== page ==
Second Deputy of the Bank of Ghana, Elsie Awadzi-Addo, has said the Bank of Ghana (BoG) will help to de-risk lending to MSMEs and women-owned businesses in the country.
This, she noted, will be done by enhancing the critical credit market infrastructure such as the credit bureaux-based credit reporting system as well as the Bank’s collateral register.
Making the assertion at the First + Gender Finance Workshop organised by Ghana Microfinance Institutions Network (GHAMFIN) and CapPlus, the Second Deputy Governor noted that, this forms part of the many measures the BoG intends to do to promote access to an inclusive financial system and by extension, broad-based macroeconomic growth through its policy, regulatory and supervisory tools.
Adding that the Bank will help promote safety and soundness of financial institutions it regulates so that they are better able to provide finance to economic actors on a sustainable basis.
Access to finance for Micro, Small and Medium Enterprises remains a perennial challenge and most surveys including the Bank of Ghana business environment surveys confirm this. Women-owned MSMEs also face an even higher bar to accessing finance.
As of 2017, the World Bank’s Findex Report suggested that there was an 8% gender gap in access to finance in Ghana, and an average of 9% for Africa.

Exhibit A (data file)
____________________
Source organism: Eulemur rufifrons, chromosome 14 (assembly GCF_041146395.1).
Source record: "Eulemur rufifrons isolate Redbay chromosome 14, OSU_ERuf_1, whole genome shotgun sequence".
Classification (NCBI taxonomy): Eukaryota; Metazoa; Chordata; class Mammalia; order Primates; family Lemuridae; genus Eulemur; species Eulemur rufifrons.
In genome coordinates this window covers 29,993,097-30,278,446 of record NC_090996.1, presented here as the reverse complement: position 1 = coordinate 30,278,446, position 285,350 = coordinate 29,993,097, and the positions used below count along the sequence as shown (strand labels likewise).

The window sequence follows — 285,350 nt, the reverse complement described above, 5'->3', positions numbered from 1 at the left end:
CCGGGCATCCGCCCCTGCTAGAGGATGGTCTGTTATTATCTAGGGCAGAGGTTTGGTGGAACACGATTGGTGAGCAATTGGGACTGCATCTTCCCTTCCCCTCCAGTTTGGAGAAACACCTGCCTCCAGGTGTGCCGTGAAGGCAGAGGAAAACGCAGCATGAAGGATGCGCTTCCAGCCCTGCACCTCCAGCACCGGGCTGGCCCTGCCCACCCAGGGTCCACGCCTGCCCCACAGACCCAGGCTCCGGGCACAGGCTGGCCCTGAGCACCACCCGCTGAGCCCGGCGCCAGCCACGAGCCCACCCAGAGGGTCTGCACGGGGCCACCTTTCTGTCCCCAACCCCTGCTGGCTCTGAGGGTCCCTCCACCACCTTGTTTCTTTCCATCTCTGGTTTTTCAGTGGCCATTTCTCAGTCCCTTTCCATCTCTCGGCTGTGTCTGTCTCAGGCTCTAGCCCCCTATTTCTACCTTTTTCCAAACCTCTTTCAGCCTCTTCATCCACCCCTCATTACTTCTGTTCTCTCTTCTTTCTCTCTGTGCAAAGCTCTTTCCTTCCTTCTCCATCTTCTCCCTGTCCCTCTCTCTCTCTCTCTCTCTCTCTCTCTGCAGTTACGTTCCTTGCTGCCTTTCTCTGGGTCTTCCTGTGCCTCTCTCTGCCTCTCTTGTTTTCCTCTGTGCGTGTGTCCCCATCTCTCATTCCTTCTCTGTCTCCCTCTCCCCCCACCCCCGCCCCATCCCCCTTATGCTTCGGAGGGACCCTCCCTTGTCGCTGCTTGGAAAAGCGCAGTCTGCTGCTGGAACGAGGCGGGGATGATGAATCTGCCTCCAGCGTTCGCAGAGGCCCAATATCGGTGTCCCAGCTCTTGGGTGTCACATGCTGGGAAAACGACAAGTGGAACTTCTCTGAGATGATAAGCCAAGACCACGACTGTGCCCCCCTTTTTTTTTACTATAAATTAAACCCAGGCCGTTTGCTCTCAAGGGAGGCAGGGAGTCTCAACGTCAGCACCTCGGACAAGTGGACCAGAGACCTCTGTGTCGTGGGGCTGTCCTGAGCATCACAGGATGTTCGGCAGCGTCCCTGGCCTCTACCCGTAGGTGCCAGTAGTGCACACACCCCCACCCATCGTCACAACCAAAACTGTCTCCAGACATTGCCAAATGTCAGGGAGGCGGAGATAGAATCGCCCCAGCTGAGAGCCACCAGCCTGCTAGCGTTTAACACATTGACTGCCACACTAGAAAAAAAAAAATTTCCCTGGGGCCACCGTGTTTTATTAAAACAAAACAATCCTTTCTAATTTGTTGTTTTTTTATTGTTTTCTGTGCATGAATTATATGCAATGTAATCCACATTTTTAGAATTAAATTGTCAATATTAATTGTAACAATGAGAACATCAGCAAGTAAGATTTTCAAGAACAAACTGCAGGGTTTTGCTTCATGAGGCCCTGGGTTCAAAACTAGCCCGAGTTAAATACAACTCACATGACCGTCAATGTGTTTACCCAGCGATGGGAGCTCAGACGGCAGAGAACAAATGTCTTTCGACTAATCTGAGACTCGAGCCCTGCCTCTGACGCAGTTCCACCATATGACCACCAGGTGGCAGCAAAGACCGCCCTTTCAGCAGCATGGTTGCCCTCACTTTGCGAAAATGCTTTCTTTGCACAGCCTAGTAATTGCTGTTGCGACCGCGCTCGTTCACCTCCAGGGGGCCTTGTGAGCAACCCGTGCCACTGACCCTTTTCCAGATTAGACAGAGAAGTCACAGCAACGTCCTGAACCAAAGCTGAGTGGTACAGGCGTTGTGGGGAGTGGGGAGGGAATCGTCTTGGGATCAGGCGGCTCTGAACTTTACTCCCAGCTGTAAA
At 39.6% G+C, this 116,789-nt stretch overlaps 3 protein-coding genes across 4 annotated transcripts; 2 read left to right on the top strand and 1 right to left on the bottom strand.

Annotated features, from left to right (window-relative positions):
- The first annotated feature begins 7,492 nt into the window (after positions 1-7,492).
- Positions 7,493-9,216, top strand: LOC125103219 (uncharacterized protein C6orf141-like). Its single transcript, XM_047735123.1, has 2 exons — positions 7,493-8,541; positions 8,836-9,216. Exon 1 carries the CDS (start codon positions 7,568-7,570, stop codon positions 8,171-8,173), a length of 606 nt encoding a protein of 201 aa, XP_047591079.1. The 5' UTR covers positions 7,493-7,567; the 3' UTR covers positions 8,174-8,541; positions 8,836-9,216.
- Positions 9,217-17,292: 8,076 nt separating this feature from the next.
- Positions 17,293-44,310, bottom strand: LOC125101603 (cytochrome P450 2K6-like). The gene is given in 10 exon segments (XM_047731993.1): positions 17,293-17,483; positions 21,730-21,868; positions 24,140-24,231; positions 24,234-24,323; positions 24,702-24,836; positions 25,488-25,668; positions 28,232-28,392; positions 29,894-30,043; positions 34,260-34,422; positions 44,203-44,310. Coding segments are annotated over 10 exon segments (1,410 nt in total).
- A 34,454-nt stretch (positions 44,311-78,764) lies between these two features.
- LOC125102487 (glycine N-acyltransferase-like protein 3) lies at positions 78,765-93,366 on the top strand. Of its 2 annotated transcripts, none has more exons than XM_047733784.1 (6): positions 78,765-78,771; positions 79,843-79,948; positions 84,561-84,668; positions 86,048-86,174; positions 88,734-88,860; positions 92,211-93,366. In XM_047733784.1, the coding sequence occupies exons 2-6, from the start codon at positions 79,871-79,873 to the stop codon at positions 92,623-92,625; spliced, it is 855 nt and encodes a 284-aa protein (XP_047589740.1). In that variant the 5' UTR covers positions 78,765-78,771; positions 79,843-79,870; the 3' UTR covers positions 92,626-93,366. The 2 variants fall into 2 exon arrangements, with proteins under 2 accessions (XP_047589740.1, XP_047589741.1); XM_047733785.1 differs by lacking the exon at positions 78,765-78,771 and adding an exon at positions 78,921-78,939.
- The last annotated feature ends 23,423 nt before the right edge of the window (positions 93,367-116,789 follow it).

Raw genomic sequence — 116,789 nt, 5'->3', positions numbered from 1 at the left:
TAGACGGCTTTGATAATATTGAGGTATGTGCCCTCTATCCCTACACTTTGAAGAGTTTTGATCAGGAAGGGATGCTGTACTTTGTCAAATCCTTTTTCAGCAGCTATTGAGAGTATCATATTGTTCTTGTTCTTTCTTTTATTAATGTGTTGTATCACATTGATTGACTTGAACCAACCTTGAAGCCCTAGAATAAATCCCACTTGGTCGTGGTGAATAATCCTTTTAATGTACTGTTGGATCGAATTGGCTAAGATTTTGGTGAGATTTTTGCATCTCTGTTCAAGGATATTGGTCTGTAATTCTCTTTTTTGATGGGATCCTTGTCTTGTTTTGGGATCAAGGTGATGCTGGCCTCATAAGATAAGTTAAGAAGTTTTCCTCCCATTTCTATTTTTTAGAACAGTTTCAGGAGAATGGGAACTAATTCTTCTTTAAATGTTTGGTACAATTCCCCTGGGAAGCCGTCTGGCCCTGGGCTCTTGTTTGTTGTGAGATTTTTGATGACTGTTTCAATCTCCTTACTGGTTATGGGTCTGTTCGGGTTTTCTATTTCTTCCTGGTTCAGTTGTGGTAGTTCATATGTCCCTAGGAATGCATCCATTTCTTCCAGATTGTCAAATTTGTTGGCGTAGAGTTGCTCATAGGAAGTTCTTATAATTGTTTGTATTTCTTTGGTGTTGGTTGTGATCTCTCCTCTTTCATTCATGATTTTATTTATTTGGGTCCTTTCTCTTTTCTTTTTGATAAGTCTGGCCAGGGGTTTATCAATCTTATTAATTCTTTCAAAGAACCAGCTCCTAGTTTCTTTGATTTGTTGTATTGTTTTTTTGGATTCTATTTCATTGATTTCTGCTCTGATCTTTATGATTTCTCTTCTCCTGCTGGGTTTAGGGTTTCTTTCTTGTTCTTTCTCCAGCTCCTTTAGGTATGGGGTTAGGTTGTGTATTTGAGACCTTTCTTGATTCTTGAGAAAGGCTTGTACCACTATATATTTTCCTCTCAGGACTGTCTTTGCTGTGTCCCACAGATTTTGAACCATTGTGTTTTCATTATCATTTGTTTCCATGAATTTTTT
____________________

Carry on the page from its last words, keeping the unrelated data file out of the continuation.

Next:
The Second Deputy Governor said the First + initiative is therefore timely and urgent, as part of efforts to help our economy recover from the pandemic and make it more resilient going forward.
“As this initiative focuses on the supply-side of access to finance by aiming to empower financial institutions to provide more products and services for MSMEs in a gender inclusive manner, it is important to understand what the constraints have been for our financial institutions beyond the sources of funding available to them, and how this initiative can address those constraints fully.”
“In addition, we need to also think about what the demand-side constraints have been, so that we can somehow address them to promote effective take-up of gender-inclusive MSME-focused products and services”, she noted.
MSMEs are the bedrock of the Ghanaian economy, and women entrepreneurs own a majority of MSMEs.
Data suggests that Ghana’s MSME sector accounts for about 92 percent of all businesses and contributes about 70 percent of Ghana’s GDP. Ghana’s private sector is dominated by women entrepreneurs, second only to Uganda, according to the 2019 MasterCard Index of Women Entrepreneurs.